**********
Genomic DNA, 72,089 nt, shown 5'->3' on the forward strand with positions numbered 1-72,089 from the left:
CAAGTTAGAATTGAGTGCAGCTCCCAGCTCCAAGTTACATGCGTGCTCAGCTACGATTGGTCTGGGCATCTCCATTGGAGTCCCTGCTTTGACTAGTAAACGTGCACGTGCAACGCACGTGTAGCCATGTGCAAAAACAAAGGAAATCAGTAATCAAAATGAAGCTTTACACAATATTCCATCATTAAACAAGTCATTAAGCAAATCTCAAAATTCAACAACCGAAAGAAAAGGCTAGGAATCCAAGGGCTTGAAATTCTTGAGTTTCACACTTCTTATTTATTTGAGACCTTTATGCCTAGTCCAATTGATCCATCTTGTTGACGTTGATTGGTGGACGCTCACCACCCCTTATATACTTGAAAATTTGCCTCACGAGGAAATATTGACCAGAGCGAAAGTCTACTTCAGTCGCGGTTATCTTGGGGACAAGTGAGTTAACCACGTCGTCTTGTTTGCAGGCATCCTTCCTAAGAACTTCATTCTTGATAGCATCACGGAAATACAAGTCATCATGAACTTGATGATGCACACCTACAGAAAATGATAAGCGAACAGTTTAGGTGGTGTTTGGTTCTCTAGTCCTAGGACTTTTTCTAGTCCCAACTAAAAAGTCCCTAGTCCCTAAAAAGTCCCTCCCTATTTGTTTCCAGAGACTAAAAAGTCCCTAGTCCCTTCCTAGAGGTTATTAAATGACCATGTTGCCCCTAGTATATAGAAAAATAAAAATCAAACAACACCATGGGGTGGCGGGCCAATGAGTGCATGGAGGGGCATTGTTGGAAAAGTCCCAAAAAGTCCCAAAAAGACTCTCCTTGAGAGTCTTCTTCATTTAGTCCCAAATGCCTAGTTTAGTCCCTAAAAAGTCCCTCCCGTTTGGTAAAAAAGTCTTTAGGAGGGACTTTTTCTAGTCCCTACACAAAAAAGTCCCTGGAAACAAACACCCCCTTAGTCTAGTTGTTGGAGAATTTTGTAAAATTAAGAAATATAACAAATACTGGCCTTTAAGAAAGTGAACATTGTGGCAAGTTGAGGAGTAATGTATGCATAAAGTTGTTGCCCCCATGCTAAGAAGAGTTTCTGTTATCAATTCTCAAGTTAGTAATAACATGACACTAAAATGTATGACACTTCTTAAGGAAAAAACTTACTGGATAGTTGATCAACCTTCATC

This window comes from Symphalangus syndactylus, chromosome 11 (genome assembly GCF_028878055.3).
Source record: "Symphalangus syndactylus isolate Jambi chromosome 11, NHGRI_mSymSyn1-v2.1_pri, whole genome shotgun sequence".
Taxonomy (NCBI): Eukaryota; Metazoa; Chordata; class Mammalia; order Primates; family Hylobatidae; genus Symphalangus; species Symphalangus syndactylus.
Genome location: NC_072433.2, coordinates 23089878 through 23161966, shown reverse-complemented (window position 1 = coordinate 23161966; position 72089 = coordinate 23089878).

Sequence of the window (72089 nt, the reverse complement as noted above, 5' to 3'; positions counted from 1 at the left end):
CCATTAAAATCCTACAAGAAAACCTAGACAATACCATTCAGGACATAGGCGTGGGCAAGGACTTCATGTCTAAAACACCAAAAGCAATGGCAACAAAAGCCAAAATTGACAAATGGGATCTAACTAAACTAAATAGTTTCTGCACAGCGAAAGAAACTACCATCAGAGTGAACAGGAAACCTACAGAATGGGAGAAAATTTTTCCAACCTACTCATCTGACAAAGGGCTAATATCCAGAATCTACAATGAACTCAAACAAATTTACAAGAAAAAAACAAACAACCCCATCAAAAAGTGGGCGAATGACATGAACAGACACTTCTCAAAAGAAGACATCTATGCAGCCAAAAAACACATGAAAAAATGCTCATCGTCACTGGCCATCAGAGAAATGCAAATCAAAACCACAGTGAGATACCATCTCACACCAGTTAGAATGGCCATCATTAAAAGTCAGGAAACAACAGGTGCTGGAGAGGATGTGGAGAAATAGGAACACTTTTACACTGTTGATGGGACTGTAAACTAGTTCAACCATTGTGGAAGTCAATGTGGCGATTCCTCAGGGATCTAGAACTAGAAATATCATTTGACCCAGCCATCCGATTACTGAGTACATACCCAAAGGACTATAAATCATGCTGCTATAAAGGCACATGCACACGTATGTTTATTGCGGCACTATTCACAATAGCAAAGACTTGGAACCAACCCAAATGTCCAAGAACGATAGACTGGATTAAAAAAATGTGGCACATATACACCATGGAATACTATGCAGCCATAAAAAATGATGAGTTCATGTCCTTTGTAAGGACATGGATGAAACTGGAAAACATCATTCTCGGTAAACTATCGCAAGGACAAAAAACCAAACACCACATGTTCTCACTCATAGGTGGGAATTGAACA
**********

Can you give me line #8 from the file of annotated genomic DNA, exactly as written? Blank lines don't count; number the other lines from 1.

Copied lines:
CCATTAAAATCCTACAAGAAAACCTAGACAATACCATTCAGGACATAGGCGTGGGCAAGGACTTCATGTCTAAAACACCAAAAGCAATGGCAACAAAAGCCAAAATTGACAAATGGGATCTAACTAAACTAAATAGTTTCTGCACAGCGAAAGAAACTACCATCAGAGTGAACAGGAAACCTACAGAATGGGAGAAAATTTTTCCAACCTACTCATCTGACAAAGGGCTAATATCCAGAATCTACAATGAACTCAAACAAATTTACAAGAAAAAAACAAACAACCCCATCAAAAAGTGGGCGAATGACATGAACAGACACTTCTCAAAAGAAGACATCTATGCAGCCAAAAAACACATGAAAAAATGCTCATCGTCACTGGCCATCAGAGAAATGCAAATCAAAACCACAGTGAGATACCATCTCACACCAGTTAGAATGGCCATCATTAAAAGTCAGGAAACAACAGGTGCTGGAGAGGATGTGGAGAAATAGGAACACTTTTACACTGTTGATGGGACTGTAAACTAGTTCAACCATTGTGGAAGTCAATGTGGCGATTCCTCAGGGATCTAGAACTAGAAATATCATTTGACCCAGCCATCCGATTACTGAGTACATACCCAAAGGACTATAAATCATGCTGCTATAAAGGCACATGCACACGTATGTTTATTGCGGCACTATTCACAATAGCAAAGACTTGGAACCAACCCAAATGTCCAAGAACGATAGACTGGATTAAAAAAATGTGGCACATATACACCATGGAATACTATGCAGCCATAAAAAATGATGAGTTCATGTCCTTTGTAAGGACATGGATGAAACTGGAAAACATCATTCTCGGTAAACTATCGCAAGGACAAAAAACCAAACACCACATGTTCTCACTCATAGGTGGGAATTGAACA